The massive demonstrations of the Hirak - movement, in Arabic - have once again flooded the streets of Algeria.
After 11 months of lethargy due to the pandemic, thousands of people marched this Monday in the main cities of the country with the same slogans that were already heard at the birth of Hirak, on February 22, 2019: “Thieves, you have swallowed the country ”,“ For a civil state and not a military regime ”,“ We are fed up with generals ”,“ Independent justice ”.
At the end of the protest was heard: "Tomorrow, with the students."
And the next day the same thing happened that happened every Tuesday in Algiers before the covid: dozens of university students marched again in the center of the capital, although they were dispersed by the police.
At least 15 students were detained, according to the National Committee for the Release of Detainees (CNLD).
These days the same fears, the same uncertainties and hopes of two years ago are lived: nobody knows how the authorities will react.
And nobody knows until the last moment if the response from the street will be massive.
This Monday, the day of the second anniversary, in the center of the capital at 11 in the morning only policemen were seen, according to various local media.
Two hours later, however, Maurice Audin Square was packed with protesters.
Where do they come from?
This is the magic of the Hirak ”, explained the chronicler of the Algerian digital medium TSA, which has been blocked in his country for 20 months.
The street seemed to take the initiative again.
But it remained to be seen if the capital's students would come out to demonstrate on Tuesday.
University students were the engine of Hirak, in a country where 45% of the population is under 25 years of age.
Hundreds of policemen were deployed in the center.
And, again, the students have retaken the center of the capital.
The political scientist Adlene Mohammedi, based in France, told this newspaper via the Internet: "The factors that motivated the birth of Hirak are still there: the same political system, the same leaders, the same illegitimacy, the same unbearable practices."
To these reasons must be added, according to Mohammedi, the deterioration of social conditions during the pandemic.
"The reasons for detesting the leaders are more present than ever," he concludes.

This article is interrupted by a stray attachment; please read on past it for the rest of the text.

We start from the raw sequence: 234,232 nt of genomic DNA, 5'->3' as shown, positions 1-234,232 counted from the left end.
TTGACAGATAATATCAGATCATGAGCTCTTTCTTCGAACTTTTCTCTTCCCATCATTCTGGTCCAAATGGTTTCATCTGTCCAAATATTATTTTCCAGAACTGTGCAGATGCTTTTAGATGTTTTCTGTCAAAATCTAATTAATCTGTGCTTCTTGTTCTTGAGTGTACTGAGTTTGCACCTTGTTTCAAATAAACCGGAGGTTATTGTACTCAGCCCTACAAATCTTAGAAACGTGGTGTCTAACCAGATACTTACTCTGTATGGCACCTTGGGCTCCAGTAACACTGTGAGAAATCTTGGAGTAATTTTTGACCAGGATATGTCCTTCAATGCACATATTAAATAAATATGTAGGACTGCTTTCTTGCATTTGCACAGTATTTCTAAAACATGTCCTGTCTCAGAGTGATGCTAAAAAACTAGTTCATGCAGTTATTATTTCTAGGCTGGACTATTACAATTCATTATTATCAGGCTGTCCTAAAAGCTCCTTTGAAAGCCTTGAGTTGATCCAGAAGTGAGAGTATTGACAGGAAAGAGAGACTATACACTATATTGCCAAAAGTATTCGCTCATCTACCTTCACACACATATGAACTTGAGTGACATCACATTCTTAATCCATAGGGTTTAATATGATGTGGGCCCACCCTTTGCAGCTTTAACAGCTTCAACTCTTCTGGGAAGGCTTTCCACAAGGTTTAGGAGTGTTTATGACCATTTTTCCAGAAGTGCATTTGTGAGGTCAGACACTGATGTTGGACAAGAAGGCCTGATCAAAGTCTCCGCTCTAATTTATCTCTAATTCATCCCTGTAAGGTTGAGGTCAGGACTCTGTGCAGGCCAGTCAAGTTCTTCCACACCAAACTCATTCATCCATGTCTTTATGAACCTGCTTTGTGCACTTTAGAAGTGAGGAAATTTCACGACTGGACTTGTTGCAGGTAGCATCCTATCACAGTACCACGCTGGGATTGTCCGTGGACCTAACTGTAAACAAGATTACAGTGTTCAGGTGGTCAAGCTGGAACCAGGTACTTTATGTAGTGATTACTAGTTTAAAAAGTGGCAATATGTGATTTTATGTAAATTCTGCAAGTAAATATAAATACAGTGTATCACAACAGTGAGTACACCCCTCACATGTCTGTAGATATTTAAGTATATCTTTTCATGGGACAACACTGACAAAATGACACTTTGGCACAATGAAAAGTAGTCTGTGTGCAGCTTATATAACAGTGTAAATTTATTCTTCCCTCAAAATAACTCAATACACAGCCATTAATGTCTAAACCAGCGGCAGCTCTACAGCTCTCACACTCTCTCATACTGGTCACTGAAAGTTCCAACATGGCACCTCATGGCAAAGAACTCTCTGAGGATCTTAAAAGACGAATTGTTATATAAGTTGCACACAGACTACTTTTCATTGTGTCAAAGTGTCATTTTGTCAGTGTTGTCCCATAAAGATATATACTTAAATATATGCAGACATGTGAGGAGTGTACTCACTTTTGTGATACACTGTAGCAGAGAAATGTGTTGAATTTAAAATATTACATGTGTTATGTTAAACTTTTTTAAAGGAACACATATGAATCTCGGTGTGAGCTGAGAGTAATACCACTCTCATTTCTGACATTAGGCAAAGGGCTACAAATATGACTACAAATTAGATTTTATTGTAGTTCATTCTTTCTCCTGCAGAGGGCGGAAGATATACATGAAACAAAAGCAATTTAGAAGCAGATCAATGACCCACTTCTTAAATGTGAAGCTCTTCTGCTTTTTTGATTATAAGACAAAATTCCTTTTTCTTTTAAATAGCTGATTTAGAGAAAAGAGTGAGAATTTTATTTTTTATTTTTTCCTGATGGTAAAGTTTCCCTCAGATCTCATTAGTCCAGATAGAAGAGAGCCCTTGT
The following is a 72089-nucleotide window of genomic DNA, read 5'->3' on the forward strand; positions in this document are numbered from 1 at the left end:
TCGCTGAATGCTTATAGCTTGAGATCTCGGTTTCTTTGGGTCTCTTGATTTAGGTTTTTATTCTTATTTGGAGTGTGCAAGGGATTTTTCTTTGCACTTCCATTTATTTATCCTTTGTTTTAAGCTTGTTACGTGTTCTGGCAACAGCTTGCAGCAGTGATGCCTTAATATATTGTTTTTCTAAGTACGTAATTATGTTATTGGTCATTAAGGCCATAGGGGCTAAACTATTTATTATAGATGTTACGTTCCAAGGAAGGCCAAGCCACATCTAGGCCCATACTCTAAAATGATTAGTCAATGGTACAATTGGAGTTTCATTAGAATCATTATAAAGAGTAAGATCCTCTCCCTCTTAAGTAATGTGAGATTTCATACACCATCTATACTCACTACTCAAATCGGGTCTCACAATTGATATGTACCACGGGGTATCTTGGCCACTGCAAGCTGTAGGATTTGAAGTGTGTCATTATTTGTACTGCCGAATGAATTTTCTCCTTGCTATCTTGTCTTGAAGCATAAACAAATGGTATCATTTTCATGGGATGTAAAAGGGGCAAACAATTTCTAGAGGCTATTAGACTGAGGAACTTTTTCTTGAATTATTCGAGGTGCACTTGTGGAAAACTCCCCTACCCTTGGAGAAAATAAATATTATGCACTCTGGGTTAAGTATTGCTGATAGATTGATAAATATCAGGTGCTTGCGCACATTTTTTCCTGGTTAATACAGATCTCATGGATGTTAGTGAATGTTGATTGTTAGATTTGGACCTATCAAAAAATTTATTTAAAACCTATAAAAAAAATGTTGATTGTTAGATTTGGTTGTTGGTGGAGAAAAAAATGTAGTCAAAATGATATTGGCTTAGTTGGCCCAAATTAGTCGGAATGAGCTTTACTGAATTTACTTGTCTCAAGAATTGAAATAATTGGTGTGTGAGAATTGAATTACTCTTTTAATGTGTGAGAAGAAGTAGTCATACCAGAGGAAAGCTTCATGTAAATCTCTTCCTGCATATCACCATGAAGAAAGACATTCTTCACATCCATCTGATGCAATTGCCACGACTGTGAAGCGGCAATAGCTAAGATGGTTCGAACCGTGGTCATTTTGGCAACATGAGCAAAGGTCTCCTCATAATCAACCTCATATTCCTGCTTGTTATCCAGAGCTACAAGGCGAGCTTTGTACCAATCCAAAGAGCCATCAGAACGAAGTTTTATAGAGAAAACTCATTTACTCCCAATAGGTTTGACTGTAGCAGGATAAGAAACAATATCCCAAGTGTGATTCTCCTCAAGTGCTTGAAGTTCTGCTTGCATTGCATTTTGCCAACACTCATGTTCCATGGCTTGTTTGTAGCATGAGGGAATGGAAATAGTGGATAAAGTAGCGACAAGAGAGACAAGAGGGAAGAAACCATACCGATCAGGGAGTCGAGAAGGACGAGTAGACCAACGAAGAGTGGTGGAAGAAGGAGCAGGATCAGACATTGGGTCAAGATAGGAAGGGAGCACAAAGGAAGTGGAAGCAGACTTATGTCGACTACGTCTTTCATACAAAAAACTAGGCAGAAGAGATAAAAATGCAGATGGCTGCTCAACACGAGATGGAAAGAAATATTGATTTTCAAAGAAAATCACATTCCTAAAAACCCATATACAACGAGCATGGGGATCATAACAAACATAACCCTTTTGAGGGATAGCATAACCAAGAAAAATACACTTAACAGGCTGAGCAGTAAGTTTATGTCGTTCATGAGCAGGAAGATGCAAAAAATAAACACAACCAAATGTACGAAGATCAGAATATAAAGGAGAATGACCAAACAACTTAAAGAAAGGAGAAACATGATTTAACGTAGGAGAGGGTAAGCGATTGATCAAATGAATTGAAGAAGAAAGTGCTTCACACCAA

Two years ago, after forcing the resignation of President Abdelaziz Buteflika, the Algerian government launched the judicial persecution of the statesman's collaborators.
But Hirak activists were calling for a true justice reform and an assembly to draft a new constitution.
The then Chief of the General Staff, General Ahmed Gaid Salah, the country's strongman, ignored the Hirak and promoted a presidential election.
Elections to which no opponent appeared and which were won by his favorite, the technocrat Abdelmayid Tebún.
So on the second anniversary of the Hirak one of the most heard slogans was: "Illegitimate Tebún."
In these two years of protests, justice has processed 2,500 people, according to the National Committee for the Release of Detainees (CNLD).
Most of them were released within a few days.
But many others spent months in prison.
Abdelmayid Tebún decreed a presidential grace on January 2, 2019 for 76 Hirak supporters.
But while they were released, others were jailed.
This Thursday, February 18, he also announced another grace for 50 or 60 activists.
Among them, journalist Khaled Drareni, who had been sentenced to two years in prison, was released.
Now, anyone who decides to demonstrate knows that they run the risk of being imprisoned.
And the regime has learned that only the pandemic managed to prevent activists from taking to the streets.
The authorities recognize 2,964 deaths so far in a country of 42 million inhabitants.
But the pandemic is still there.
And the Hirak is back.
In many cases, without a mask and without social distance.